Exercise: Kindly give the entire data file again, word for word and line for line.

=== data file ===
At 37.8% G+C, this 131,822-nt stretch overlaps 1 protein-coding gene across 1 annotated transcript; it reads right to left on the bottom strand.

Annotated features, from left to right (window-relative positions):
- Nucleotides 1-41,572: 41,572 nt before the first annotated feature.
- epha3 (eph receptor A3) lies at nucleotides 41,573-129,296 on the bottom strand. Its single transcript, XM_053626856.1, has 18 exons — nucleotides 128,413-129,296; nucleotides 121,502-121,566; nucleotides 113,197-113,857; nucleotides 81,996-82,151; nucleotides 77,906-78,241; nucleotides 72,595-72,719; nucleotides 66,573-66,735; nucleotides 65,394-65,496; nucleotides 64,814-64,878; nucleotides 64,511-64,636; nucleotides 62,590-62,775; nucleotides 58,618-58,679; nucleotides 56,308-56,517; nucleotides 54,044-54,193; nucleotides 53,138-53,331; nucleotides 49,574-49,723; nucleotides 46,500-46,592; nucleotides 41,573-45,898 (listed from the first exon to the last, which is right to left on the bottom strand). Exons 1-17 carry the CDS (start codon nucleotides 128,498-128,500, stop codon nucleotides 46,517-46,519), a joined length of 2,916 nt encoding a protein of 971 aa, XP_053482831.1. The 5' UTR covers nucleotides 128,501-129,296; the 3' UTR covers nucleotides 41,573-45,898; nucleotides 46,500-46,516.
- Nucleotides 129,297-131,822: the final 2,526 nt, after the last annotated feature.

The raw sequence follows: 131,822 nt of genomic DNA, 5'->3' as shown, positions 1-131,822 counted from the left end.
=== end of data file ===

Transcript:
At 37.8% G+C, this 131,822-nt stretch overlaps 1 protein-coding gene across 1 annotated transcript; it reads right to left on the bottom strand.

Annotated features, from left to right (window-relative positions):
- Nucleotides 1-41,572: 41,572 nt before the first annotated feature.
- epha3 (eph receptor A3) lies at nucleotides 41,573-129,296 on the bottom strand. Its single transcript, XM_053626856.1, has 18 exons — nucleotides 128,413-129,296; nucleotides 121,502-121,566; nucleotides 113,197-113,857; nucleotides 81,996-82,151; nucleotides 77,906-78,241; nucleotides 72,595-72,719; nucleotides 66,573-66,735; nucleotides 65,394-65,496; nucleotides 64,814-64,878; nucleotides 64,511-64,636; nucleotides 62,590-62,775; nucleotides 58,618-58,679; nucleotides 56,308-56,517; nucleotides 54,044-54,193; nucleotides 53,138-53,331; nucleotides 49,574-49,723; nucleotides 46,500-46,592; nucleotides 41,573-45,898 (listed from the first exon to the last, which is right to left on the bottom strand). Exons 1-17 carry the CDS (start codon nucleotides 128,498-128,500, stop codon nucleotides 46,517-46,519), a joined length of 2,916 nt encoding a protein of 971 aa, XP_053482831.1. The 5' UTR covers nucleotides 128,501-129,296; the 3' UTR covers nucleotides 41,573-45,898; nucleotides 46,500-46,516.
- Nucleotides 129,297-131,822: the final 2,526 nt, after the last annotated feature.

The raw sequence follows: 131,822 nt of genomic DNA, 5'->3' as shown, positions 1-131,822 counted from the left end.